MCSTI trains unskilled rural and semi-urban youth on construction trades, and places them Maytas Infra projects spread across India. “With over three years of experience in training in construction trades, we have placed more than 800 skilled professionals at Maytas Infra,” he adds.

Shrivastava is optimistic about the man power situation going forward. He says: “The demand for people is creating its own supply in terms of more people becoming civil engineers and them joining infrastructure companies rather than IT companies.”

Also, many Indian professionals working in foreign countries have now started to return back to India because of the boom in the construction sector. Pratap Yellapu, a virtual design & construction specialist, is one such professional who has come back. With an architecture degree, he moved to the United States where he graduated from Stevens Institute of Technology and joined Bovis Lend Lease, New York as a project Manager.

“After my 5 years stint in New York construction, I recently moved back to India. I was motivated by the fact that the country is growing rapidly on the fronts of real-estate and infrastructure,” he says. Hopefully, there will be more following Yellapu.

The growth is obviously attracting a lot of players and so the competition is also rising. Thus, margins are likely to fall as concession periods are getting shorter whereas bids are becoming more competitive. So how are infrastructure companies tackling this issue?

Madhav of Maytas suggests that it is important to be a process-driven organisation for dealing with such challenges. Subhash Sethi, vice chairman, SPML, feels that having a strong customer focused approach also helps.

“We believe in managing our fundamentals well and that has kept us ahead. Added to it, is our banker’s unstinted faith and support in all our endeavours,” he says.

Although the gestation period of a typical infrastructure project is considerably long, the sector hasn’t remained completely unaffected by the ongoing financial crisis, particularly when it comes to funding.

“Verticals such as airports and metros that depend directly on real estate have been hurt the most with the economic meltdown. However, sectors such as power have remained unaffected. The easing of the ECB norms has also helped the sector in this turmoil,” says Shrivastava.

“Fundamentally, companies which have their basics in place, will be able to tide over economic slowdowns, therefore such companies will be able to sustain growth and maintain their margins from a long-term perspective,” Sethi says.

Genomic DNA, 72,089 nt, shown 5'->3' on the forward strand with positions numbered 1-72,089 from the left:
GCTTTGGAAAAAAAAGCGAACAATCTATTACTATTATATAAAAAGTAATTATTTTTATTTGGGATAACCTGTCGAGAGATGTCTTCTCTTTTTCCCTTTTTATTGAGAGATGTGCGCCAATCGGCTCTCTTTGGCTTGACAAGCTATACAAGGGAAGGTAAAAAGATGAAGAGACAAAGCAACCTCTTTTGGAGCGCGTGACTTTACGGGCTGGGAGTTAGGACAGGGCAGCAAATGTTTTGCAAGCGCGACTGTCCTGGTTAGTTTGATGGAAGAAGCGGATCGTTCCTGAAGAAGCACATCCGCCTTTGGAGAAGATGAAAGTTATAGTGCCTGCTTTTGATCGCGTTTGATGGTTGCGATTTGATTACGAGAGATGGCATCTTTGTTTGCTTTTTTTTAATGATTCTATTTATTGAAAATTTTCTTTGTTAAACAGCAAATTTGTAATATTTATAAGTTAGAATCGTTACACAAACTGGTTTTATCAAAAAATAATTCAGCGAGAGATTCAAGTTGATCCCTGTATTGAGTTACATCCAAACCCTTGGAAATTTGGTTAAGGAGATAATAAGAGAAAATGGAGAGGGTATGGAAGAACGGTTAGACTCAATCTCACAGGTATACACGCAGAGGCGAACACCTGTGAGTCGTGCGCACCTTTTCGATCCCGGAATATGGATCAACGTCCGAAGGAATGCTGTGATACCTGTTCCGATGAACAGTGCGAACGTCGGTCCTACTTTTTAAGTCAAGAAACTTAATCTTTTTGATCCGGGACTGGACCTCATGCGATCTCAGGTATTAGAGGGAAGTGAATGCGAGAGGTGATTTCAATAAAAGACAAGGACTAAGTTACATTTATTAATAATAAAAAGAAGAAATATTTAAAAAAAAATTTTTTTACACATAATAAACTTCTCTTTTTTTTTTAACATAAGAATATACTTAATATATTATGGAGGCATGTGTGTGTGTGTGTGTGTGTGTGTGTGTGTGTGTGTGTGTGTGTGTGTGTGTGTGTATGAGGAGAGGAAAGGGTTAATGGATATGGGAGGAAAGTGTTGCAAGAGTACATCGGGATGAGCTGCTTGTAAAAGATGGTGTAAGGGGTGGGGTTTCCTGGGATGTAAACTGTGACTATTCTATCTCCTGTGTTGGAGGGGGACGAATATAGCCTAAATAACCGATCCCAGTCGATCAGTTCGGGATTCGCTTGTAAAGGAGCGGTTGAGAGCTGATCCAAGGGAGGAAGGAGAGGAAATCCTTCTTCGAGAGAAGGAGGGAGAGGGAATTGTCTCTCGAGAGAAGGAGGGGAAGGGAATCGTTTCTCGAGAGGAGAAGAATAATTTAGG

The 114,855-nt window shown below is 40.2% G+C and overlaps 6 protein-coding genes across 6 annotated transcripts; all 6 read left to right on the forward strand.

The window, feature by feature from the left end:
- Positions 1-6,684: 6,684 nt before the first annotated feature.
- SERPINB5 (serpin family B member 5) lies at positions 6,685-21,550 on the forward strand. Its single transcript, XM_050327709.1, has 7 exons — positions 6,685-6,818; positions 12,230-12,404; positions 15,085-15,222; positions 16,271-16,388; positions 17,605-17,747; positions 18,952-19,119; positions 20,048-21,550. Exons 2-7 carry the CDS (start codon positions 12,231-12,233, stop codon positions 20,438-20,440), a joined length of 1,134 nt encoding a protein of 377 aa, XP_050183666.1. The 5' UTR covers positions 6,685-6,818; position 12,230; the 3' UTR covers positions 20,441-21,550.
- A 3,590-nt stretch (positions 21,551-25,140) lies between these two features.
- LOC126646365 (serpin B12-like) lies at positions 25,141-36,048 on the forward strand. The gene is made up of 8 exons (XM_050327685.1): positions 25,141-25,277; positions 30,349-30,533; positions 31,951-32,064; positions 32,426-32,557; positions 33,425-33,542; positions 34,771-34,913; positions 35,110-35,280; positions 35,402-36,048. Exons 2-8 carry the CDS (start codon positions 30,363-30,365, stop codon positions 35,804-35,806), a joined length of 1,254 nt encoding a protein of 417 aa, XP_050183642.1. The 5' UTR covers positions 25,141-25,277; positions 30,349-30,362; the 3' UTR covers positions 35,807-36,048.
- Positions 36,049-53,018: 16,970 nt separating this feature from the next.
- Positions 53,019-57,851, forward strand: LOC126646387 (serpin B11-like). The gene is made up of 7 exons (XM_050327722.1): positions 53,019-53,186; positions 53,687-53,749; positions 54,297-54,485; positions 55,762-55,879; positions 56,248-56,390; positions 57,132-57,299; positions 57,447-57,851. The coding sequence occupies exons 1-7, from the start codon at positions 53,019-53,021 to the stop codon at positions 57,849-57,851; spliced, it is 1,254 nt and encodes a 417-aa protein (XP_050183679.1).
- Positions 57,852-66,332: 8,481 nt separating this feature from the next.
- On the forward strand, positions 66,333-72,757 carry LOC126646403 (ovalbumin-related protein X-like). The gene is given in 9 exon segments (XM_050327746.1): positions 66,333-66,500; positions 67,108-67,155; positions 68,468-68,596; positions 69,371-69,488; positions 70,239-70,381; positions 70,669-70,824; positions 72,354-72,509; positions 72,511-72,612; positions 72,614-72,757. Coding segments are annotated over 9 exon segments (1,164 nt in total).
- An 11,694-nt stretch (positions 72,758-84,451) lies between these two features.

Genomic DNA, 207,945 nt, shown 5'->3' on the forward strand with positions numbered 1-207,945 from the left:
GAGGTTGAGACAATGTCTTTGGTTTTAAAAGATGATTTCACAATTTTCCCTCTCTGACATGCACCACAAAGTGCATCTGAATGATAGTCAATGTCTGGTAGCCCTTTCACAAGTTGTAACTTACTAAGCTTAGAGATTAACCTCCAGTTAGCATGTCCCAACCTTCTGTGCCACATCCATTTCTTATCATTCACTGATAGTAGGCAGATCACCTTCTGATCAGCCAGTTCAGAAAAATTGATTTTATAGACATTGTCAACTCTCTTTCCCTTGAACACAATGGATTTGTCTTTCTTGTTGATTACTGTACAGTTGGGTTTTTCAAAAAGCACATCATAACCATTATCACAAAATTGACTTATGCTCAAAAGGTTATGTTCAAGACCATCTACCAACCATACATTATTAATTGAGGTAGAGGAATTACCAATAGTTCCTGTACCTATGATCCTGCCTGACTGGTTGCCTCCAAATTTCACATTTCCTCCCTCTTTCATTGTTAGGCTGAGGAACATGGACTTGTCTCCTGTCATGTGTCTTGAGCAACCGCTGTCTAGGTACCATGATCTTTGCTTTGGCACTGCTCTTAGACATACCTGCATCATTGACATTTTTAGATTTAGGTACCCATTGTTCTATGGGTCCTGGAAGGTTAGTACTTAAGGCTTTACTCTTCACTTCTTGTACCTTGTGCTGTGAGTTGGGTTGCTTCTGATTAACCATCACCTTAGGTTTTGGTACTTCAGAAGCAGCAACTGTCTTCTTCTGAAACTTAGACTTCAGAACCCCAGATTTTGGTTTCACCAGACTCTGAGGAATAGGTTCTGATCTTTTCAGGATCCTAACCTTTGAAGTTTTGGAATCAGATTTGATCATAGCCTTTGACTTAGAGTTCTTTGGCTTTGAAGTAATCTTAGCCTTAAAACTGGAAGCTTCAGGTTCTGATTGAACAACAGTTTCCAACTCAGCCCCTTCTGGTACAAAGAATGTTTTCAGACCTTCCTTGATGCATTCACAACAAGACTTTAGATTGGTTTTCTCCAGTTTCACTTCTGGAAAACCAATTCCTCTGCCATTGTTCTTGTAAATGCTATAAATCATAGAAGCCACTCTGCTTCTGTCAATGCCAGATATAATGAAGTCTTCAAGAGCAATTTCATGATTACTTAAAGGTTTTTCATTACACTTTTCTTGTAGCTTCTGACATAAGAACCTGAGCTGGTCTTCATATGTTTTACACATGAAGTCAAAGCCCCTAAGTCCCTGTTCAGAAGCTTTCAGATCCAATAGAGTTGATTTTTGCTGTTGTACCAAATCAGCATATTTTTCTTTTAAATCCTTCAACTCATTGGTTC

Sethi also adds that the economic slowdown has given his company the opportunity to introspect, optimise and emerge stronger. The government as well as financial institutions like the Asian Development Bank have been pumping in funds to keep the sector running. “The Government would need to continue investing in infrastructure projects,” says Singh.

Sethi also has two very important suggestions, particularly taking into consideration the present scenario of the infrastructure sector. “The budget allocated for this sector should not be reduced. Companies in this sector should focus more on how to manage their funds rather than depending on external borrowings,” he says.

Companies that have a diversified presence even within the infrastructure sector are doing fine despite the financial downturn. These include most of the leading companies that have a strong presence in a range of segments such as airports, seaports, rail, rail based systems, oil & gas, refineries & petro chemicals, water & water treatment, power generation, transmission & distribution and industrial construction.

“We are present in almost all the segments of the infrastructure space. Even if there is slow down in some parts, the whole is growing at a healthy pace,” says Madhav of Maytas, a market leader. SPML has been one of the top emerging firms that have shown the wisdom of diversifying. From being a water specialist, it has now presence in various other segments including airports and power.

The Confederation of Indian Industry has recently suggested the creation of a Special Window for Refinancing Infrastructure Projects with the India Infrastructure Finance Co Ltd. (IIFCL). Accordingly, IIFCL will work as the official nodal development financial institution for the infrastructure sector. It will provide refinance and give interest subsidies to all infrastructure commercial lenders. The idea is to pool in funds lying unutilised for various infrastructure projects and make them available through IIFCL. The mandate would be to provide interest gap funding, to compensate banks for extending loans to infrastructure projects at a special interest rate; and to extend direct lending at a special interest rate.